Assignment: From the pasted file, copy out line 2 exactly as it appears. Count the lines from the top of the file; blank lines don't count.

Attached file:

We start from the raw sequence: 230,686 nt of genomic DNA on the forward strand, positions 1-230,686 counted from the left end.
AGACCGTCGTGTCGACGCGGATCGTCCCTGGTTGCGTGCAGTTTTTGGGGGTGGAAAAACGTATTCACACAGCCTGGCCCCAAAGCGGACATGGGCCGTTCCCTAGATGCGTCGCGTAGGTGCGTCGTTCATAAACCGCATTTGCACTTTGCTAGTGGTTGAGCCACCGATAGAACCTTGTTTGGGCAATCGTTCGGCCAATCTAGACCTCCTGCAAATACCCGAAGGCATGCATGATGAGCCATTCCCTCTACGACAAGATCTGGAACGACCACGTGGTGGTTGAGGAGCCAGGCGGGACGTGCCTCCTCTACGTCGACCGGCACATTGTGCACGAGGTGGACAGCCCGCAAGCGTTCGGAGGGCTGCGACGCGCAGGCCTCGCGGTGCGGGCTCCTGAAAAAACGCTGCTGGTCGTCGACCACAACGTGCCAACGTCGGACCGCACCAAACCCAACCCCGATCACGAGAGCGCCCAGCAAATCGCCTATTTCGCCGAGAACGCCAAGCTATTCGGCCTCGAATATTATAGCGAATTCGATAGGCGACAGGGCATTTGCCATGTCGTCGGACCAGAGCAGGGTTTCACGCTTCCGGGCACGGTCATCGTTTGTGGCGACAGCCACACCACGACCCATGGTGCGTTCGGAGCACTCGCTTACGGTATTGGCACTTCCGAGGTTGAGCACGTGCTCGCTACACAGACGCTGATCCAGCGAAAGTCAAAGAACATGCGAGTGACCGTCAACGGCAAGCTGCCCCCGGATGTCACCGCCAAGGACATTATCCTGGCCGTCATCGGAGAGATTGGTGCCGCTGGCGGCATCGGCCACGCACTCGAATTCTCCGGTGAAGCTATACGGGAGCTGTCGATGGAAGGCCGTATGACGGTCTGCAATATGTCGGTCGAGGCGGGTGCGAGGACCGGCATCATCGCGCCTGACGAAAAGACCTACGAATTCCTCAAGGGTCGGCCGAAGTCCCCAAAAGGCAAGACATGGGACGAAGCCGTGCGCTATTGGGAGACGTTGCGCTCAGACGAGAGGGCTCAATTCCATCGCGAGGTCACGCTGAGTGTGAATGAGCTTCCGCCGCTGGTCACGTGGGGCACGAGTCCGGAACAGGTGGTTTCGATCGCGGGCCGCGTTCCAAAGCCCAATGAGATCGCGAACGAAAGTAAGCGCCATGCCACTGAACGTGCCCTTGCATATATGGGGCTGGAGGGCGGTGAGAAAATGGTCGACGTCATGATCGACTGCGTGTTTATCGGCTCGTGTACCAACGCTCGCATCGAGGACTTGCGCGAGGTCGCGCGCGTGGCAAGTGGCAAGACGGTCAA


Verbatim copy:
AGACCGTCGTGTCGACGCGGATCGTCCCTGGTTGCGTGCAGTTTTTGGGGGTGGAAAAACGTATTCACACAGCCTGGCCCCAAAGCGGACATGGGCCGTTCCCTAGATGCGTCGCGTAGGTGCGTCGTTCATAAACCGCATTTGCACTTTGCTAGTGGTTGAGCCACCGATAGAACCTTGTTTGGGCAATCGTTCGGCCAATCTAGACCTCCTGCAAATACCCGAAGGCATGCATGATGAGCCATTCCCTCTACGACAAGATCTGGAACGACCACGTGGTGGTTGAGGAGCCAGGCGGGACGTGCCTCCTCTACGTCGACCGGCACATTGTGCACGAGGTGGACAGCCCGCAAGCGTTCGGAGGGCTGCGACGCGCAGGCCTCGCGGTGCGGGCTCCTGAAAAAACGCTGCTGGTCGTCGACCACAACGTGCCAACGTCGGACCGCACCAAACCCAACCCCGATCACGAGAGCGCCCAGCAAATCGCCTATTTCGCCGAGAACGCCAAGCTATTCGGCCTCGAATATTATAGCGAATTCGATAGGCGACAGGGCATTTGCCATGTCGTCGGACCAGAGCAGGGTTTCACGCTTCCGGGCACGGTCATCGTTTGTGGCGACAGCCACACCACGACCCATGGTGCGTTCGGAGCACTCGCTTACGGTATTGGCACTTCCGAGGTTGAGCACGTGCTCGCTACACAGACGCTGATCCAGCGAAAGTCAAAGAACATGCGAGTGACCGTCAACGGCAAGCTGCCCCCGGATGTCACCGCCAAGGACATTATCCTGGCCGTCATCGGAGAGATTGGTGCCGCTGGCGGCATCGGCCACGCACTCGAATTCTCCGGTGAAGCTATACGGGAGCTGTCGATGGAAGGCCGTATGACGGTCTGCAATATGTCGGTCGAGGCGGGTGCGAGGACCGGCATCATCGCGCCTGACGAAAAGACCTACGAATTCCTCAAGGGTCGGCCGAAGTCCCCAAAAGGCAAGACATGGGACGAAGCCGTGCGCTATTGGGAGACGTTGCGCTCAGACGAGAGGGCTCAATTCCATCGCGAGGTCACGCTGAGTGTGAATGAGCTTCCGCCGCTGGTCACGTGGGGCACGAGTCCGGAACAGGTGGTTTCGATCGCGGGCCGCGTTCCAAAGCCCAATGAGATCGCGAACGAAAGTAAGCGCCATGCCACTGAACGTGCCCTTGCATATATGGGGCTGGAGGGCGGTGAGAAAATGGTCGACGTCATGATCGACTGCGTGTTTATCGGCTCGTGTACCAACGCTCGCATCGAGGACTTGCGCGAGGTCGCGCGCGTGGCAAGTGGCAAGACGGTCAA